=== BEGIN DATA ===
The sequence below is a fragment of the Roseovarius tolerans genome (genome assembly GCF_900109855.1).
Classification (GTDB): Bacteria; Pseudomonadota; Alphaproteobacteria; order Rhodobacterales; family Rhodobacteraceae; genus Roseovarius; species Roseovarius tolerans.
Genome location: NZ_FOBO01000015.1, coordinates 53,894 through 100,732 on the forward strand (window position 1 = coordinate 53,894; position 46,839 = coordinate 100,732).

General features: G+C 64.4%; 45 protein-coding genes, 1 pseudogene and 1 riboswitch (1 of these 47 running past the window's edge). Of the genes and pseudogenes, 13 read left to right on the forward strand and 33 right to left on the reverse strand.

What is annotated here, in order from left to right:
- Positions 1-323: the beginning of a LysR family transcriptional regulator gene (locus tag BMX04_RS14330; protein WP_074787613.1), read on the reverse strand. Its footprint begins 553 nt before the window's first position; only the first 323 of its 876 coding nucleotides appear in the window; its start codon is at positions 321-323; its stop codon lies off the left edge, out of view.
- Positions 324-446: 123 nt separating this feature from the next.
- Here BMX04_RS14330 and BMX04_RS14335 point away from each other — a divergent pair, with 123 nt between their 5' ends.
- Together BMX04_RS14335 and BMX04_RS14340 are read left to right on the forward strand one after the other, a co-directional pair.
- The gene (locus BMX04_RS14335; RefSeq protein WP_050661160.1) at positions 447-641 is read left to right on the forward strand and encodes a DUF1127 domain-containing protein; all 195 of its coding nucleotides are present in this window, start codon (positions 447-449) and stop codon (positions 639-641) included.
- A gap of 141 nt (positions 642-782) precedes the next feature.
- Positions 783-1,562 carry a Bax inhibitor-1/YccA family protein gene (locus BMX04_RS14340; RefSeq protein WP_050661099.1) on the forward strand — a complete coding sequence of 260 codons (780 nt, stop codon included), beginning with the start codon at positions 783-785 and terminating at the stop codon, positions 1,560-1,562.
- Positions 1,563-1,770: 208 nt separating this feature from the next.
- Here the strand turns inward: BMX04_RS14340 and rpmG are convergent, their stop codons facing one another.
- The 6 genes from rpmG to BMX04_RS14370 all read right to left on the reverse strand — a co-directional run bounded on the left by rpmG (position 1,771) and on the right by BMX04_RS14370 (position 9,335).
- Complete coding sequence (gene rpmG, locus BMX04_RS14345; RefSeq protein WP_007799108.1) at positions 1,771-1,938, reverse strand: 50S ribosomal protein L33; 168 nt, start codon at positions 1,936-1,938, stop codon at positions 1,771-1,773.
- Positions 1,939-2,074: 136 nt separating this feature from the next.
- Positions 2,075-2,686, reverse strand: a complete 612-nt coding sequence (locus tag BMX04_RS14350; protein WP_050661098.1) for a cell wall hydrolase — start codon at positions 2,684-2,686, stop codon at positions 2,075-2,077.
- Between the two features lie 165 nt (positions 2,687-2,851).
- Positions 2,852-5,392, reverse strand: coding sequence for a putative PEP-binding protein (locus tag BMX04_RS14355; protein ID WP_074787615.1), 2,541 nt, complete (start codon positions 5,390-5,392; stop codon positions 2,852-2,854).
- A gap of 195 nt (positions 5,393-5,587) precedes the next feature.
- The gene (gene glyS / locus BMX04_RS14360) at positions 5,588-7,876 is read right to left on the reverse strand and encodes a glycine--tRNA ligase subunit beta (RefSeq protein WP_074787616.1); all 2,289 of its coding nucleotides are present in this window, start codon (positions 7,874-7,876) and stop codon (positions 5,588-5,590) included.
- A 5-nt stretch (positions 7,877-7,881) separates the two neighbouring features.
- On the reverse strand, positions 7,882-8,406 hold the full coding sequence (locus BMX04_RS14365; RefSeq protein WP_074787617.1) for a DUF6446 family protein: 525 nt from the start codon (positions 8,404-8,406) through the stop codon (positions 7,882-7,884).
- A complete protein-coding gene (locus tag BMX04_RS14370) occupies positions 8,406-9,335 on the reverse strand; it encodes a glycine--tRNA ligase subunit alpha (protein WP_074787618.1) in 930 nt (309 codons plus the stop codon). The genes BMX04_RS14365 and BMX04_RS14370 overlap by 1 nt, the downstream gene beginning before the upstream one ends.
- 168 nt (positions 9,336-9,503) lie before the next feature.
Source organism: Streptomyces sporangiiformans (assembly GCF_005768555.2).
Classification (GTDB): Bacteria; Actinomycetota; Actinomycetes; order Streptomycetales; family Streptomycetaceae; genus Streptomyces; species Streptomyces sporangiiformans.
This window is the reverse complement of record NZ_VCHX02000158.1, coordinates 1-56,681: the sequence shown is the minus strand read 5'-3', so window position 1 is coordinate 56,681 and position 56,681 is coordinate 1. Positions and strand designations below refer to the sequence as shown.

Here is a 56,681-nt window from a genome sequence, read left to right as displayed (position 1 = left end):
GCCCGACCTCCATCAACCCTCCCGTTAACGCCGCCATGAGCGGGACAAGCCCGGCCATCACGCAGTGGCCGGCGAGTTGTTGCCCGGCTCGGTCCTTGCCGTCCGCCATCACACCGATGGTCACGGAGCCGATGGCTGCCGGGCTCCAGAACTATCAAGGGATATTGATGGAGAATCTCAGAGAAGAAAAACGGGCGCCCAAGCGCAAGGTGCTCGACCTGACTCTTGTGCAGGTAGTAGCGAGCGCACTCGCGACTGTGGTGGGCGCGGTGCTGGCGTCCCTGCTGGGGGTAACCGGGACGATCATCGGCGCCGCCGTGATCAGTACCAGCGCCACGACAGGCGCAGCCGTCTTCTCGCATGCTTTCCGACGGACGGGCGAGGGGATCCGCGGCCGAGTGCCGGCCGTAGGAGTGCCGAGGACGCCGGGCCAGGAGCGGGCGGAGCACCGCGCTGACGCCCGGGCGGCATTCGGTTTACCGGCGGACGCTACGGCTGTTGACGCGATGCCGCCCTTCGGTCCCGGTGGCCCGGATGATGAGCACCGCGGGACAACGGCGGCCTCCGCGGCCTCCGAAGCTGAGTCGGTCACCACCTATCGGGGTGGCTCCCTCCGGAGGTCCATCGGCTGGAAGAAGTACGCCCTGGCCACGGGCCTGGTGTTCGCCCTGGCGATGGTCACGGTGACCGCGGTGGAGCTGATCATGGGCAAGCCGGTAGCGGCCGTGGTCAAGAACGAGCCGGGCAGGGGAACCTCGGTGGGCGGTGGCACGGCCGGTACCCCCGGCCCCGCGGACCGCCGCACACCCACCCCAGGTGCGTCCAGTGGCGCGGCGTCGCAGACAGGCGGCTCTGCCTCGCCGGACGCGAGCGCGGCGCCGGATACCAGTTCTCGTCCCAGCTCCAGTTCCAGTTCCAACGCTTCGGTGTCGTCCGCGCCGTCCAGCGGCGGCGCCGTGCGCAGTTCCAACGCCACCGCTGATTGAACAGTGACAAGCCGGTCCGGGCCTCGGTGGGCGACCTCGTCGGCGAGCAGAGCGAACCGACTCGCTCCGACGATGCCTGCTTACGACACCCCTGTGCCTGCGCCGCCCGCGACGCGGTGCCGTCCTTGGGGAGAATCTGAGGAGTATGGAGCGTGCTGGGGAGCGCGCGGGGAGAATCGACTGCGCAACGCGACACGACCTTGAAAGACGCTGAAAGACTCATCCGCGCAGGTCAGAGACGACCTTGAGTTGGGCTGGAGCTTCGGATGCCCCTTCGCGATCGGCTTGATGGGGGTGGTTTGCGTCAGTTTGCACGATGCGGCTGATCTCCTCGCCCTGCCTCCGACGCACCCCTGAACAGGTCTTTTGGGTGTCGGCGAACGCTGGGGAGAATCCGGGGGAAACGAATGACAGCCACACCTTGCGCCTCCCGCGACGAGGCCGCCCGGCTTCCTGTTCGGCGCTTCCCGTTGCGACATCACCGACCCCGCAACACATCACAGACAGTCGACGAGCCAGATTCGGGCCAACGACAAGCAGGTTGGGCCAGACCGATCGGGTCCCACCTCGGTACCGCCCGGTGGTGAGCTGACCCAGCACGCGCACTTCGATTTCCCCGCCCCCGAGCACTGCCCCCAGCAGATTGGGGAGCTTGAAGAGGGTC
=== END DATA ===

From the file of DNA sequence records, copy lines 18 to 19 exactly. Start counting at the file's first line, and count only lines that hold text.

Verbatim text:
- Positions 2,075-2,686, reverse strand: a complete 612-nt coding sequence (locus tag BMX04_RS14350; protein WP_050661098.1) for a cell wall hydrolase — start codon at positions 2,684-2,686, stop codon at positions 2,075-2,077.
- Between the two features lie 165 nt (positions 2,687-2,851).